Carondelet St. Mary’s awarded for breast care

In March The Breast Center at Carondelet St. Mary’s Hospital was granted full accreditation from the American College of Surgeons National Accreditation Program for Breast Centers (NAPBC), “the highest recognition a breast center can receive,” the organization reported. “Carondelet’s program is the first breast center in Southern Arizona to receive this distinction, making it Tucson’s first and only fully accredited breast center.

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SHM honors Dr. Weiss

Dr. Scott Weiss recently received the prestigious designation of Fellow in Hospital Medicine from the Society of Hospital Medicine, in honor of his dedication to the specialty.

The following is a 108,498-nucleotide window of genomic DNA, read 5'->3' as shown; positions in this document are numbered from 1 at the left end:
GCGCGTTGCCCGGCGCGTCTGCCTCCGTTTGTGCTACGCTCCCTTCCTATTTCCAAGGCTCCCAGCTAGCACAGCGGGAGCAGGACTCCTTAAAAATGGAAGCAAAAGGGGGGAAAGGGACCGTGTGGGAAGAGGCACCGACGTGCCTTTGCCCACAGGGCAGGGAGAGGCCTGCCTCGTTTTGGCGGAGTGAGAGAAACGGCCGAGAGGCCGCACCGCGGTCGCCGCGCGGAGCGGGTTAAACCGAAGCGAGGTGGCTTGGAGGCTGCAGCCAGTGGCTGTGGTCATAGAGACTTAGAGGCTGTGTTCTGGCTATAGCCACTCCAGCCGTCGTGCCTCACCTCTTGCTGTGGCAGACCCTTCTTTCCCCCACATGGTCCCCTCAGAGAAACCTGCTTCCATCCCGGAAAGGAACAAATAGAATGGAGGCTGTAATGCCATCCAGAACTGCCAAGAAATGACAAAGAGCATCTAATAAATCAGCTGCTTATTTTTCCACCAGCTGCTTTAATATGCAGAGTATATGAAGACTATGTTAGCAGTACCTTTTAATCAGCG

Dr. Weiss is one of two designated Chief Hospitalists for Sound Physicians

at Carondelet St. Joseph’s Hospital. Sound Physicians recently acquired Cogent Healthcare. The combined companies are now one of the nation’s largest providers of hospitalist services.

of the nation’s largest providers of hospitalist services. Dr. Galgiani clinical adviser to HealthTell Dr. John

Dr. Galgiani clinical adviser to HealthTell

Dr. John N. Galgiani, director of the UA Valley Fever Center for Excellence, was recently appointed a clinical adviser to HealthTell, an “early stage” life-sciences company based in San Ramon, Calif., which is expanding its Immunosignature technology for “accurate and timely detection and monitoring of chronic diseases to include infectious and autoimmnune diseases,” the university reports.